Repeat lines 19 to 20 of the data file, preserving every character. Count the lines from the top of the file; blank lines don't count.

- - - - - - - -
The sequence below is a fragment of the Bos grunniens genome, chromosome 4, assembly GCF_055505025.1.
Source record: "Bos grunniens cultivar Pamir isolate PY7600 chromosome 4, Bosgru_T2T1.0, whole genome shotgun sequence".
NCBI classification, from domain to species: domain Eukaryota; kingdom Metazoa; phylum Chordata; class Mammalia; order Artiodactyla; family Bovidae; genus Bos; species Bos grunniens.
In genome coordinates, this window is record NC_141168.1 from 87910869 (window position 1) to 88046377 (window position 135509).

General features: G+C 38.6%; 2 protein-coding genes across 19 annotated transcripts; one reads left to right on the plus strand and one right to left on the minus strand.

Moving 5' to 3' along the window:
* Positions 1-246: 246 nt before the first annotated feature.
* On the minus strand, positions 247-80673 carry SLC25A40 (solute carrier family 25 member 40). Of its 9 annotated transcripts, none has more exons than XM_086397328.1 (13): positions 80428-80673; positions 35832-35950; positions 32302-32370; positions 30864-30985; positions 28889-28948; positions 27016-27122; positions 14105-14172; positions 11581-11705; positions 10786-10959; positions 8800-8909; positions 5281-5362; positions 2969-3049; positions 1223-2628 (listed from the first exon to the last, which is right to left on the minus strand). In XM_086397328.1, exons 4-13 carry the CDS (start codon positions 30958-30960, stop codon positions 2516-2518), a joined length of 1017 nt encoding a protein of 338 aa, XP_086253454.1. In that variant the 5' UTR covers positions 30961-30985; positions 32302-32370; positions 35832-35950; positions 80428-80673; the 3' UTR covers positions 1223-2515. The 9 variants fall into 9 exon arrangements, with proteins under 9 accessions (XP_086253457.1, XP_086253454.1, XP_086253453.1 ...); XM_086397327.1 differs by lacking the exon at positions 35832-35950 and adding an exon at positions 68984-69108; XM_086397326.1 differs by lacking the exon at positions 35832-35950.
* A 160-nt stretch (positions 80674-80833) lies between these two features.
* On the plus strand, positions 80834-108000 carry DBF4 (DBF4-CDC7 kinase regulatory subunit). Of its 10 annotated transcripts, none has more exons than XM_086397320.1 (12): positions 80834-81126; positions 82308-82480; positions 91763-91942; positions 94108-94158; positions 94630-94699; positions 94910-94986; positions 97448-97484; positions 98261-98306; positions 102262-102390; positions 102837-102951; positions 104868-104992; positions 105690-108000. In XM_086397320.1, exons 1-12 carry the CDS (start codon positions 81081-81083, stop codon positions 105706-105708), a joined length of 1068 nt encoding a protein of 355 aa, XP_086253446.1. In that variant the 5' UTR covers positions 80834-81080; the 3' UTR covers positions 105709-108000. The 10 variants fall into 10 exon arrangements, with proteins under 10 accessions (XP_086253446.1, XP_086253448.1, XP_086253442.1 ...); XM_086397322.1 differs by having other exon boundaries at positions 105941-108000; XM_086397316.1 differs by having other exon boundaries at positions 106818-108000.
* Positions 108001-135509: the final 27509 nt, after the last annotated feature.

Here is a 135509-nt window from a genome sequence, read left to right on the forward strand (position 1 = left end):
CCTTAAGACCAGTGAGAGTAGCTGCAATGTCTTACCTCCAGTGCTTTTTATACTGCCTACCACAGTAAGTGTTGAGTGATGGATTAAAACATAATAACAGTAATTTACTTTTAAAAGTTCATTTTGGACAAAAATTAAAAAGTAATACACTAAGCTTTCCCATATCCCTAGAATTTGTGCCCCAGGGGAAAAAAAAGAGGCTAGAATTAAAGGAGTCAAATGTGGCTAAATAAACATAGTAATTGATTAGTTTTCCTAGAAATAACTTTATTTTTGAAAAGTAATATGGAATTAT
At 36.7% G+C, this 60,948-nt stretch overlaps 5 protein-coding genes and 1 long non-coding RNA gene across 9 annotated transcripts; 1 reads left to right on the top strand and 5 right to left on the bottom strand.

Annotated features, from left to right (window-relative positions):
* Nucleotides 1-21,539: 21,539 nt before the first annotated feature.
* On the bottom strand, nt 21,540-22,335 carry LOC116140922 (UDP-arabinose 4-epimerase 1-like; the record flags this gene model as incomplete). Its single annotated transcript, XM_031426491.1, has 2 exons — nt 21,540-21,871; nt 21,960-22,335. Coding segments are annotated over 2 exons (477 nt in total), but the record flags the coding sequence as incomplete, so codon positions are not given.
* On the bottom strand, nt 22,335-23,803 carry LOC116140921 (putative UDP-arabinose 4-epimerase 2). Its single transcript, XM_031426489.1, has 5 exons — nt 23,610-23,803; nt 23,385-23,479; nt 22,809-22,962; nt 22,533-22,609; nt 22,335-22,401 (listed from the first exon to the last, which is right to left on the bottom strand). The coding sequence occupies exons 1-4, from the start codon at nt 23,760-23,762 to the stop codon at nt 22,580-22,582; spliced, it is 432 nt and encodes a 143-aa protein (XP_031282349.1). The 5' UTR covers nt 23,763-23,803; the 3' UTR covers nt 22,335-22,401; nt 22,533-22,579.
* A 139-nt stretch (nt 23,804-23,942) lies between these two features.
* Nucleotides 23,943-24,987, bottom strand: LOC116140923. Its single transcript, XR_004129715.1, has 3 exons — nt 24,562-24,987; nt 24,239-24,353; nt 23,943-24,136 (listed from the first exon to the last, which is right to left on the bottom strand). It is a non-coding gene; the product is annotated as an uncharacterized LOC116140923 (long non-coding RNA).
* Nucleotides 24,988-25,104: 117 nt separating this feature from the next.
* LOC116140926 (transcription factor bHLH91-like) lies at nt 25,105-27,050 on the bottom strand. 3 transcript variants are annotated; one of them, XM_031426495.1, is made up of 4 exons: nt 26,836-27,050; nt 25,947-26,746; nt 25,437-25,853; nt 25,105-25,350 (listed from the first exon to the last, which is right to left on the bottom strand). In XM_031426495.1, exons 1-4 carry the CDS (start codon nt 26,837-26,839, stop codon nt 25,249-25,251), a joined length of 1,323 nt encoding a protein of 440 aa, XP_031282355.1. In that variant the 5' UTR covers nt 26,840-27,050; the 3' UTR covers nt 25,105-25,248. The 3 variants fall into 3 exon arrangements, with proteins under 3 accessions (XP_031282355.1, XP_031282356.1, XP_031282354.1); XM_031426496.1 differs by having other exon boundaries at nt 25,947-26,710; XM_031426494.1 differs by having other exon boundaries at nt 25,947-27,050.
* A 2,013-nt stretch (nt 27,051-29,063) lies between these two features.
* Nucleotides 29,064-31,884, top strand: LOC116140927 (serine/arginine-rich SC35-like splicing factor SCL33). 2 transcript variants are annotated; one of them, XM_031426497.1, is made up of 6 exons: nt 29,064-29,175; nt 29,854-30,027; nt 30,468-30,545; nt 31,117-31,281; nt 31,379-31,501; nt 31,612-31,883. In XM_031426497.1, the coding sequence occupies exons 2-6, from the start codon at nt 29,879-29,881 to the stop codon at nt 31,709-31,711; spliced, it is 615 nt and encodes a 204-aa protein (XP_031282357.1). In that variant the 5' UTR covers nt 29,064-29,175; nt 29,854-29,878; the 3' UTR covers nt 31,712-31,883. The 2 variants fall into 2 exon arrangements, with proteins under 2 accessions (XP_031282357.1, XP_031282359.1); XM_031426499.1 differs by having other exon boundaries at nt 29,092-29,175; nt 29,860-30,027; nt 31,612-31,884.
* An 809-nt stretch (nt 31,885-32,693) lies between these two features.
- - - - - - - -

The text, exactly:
* A 139-nt stretch (nt 23,804-23,942) lies between these two features.
* Nucleotides 23,943-24,987, bottom strand: LOC116140923. Its single transcript, XR_004129715.1, has 3 exons — nt 24,562-24,987; nt 24,239-24,353; nt 23,943-24,136 (listed from the first exon to the last, which is right to left on the bottom strand). It is a non-coding gene; the product is annotated as an uncharacterized LOC116140923 (long non-coding RNA).